John Carreyrou’s latest nonfiction book, released by Alfred A. Knopf almost automatically became a New York Time bestseller, and I longlisted by the McKinsey Book of the Year and Financial Times Award. According to the New York Times, the book reads like All the President’s Men, only a West Coast version of it.

Told by the award-winning journalist, Bad Blood: Secrets and Lies in Silicon Valley offers the full story of the rise and breath-taking scandalous collapse of a Multibillion-dollar biotech start-up. It is seen through the eyes of the journalist who first uncovered the truth and then despite threats by lawyers and pressure from the CEO pursued the story until the shocking end.

The Full Inside Story of the Rise and Fall of Theranos

Elizabeth Holmes, CEO and founder of Theranos, was thought to be following in the footsteps of Steve Jobs. It was 2014, and the talented Stanford University dropout had the medical industry in turmoil with her machine that promised to revolutionise the industry, make blood testing significant easier and faster. The project back by big investors such as Larry Ellison and Tim Draper enabled Theranos to use a fundraising round to sell shares worth $9 billion. This puts Holmes net worth at $4.7 billion (estimated).

While it all sounds wonderfully well, there was one major problem, and that was that the technology never worked. John Carreyrou tells it all. Bad Blood is about the fascinating story of about corporate fraud in Silicon Valley.

The book Bad Blood: Secrets and Lies in Silicon Valley Startup is now a movie starring Jennifer Lawrence

Elisabeth Holmes, founder of Theranos, was only in her early 20s when she promised that her new technology could do all blood test via only a few drops. It was exciting for the medical industry who never expected that it was a typical scandal, one in which nothing goes as planned. Theranos management had to lie to keep their overpromising and underdelivering a secret. Theranos threatened staff as it was the only way to cover up so many shortcomings.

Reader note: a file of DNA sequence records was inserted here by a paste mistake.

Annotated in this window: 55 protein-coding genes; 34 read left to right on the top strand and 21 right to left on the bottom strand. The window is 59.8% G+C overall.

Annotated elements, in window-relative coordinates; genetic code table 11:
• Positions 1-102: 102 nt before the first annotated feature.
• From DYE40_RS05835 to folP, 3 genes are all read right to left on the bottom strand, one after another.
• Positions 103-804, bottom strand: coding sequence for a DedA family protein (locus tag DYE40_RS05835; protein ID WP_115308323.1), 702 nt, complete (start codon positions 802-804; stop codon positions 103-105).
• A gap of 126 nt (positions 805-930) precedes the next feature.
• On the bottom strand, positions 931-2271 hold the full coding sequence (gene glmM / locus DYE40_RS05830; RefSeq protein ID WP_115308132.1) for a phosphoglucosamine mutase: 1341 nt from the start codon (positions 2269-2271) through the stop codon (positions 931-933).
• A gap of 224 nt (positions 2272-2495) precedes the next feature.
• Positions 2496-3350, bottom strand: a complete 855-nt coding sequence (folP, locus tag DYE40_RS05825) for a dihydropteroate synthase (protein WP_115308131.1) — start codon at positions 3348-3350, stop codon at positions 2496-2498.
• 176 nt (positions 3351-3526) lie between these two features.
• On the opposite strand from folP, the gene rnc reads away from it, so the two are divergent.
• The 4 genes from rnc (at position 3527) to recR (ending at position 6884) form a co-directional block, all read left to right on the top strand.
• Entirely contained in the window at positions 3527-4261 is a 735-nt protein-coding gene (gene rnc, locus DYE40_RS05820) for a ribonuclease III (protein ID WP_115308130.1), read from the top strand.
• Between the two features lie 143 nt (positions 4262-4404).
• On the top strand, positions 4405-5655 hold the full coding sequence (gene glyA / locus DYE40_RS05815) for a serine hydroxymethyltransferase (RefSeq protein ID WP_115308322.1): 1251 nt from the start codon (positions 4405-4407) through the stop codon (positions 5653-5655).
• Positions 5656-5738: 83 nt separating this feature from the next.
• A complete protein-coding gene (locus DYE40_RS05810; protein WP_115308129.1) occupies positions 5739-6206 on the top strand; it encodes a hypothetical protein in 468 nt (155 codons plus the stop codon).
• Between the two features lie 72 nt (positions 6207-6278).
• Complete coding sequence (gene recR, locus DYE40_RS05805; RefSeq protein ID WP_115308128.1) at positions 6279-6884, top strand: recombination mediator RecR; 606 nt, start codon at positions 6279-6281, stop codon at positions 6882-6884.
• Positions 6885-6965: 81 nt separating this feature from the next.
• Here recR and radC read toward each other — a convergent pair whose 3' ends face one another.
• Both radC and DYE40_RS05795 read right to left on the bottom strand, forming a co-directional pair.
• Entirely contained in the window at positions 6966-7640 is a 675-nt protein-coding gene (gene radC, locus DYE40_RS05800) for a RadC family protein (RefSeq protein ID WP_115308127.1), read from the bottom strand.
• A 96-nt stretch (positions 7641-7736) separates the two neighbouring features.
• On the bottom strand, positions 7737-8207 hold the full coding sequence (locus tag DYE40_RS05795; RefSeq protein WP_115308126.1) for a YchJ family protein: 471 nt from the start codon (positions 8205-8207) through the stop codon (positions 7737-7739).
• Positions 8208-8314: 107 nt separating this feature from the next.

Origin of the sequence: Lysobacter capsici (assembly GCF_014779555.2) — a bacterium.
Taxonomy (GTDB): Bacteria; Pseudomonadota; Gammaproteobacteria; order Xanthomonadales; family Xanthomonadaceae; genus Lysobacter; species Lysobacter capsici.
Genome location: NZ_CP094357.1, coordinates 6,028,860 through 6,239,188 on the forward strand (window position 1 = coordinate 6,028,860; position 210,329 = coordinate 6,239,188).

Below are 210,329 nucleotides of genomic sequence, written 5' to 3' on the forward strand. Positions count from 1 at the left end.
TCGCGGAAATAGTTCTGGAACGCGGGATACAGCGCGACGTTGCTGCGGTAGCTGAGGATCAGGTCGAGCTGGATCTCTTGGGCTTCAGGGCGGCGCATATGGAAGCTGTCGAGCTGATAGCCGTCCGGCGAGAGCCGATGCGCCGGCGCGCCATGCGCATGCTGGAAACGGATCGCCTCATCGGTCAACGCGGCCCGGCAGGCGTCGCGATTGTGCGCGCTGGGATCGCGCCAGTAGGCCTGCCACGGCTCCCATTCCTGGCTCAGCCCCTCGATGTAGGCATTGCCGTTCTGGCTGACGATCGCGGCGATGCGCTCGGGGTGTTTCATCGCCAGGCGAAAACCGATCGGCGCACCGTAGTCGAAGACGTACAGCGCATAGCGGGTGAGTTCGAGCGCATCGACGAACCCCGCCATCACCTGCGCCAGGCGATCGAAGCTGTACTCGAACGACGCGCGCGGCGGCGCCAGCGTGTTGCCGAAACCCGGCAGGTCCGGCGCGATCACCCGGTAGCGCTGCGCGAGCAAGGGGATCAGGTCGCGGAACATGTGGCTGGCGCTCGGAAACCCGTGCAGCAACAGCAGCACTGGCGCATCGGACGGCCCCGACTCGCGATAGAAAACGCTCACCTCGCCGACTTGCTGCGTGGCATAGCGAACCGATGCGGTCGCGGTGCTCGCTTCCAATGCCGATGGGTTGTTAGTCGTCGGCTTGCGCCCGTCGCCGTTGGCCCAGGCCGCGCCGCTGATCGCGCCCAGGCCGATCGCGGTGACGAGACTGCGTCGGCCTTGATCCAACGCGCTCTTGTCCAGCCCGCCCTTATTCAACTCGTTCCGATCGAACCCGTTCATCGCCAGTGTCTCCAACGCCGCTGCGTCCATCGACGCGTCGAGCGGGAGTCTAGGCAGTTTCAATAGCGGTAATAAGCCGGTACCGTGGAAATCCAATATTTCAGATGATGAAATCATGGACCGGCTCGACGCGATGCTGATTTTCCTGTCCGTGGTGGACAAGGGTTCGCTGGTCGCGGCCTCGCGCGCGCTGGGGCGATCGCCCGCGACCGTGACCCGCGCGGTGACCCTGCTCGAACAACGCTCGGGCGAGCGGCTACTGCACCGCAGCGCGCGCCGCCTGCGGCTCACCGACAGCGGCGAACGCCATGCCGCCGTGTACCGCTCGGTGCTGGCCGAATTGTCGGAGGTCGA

It did not take long before management expected something was to come from the WSJ. Still, Homes managed to get another investment from Rupert Murdoch, once she got the private investment worth $150 million she did everything she could to talk him into ending the WSJ story, at the time he owned WSJ.

Theranos Never Worked

Despite the claims, lies and promises, Theranos never worked, the blood tests used to sell the idea came from standard equipment, it was the results of what they tried at Walgreen and then later claimed was the result from their machines. Theranos finger-tip blood testing was a scam that cost investors millions. A world changing idea so many wanted to believe in, yet it was an idea of a manipulative and charismatic twenty-year college drop-out that costs the famous millions.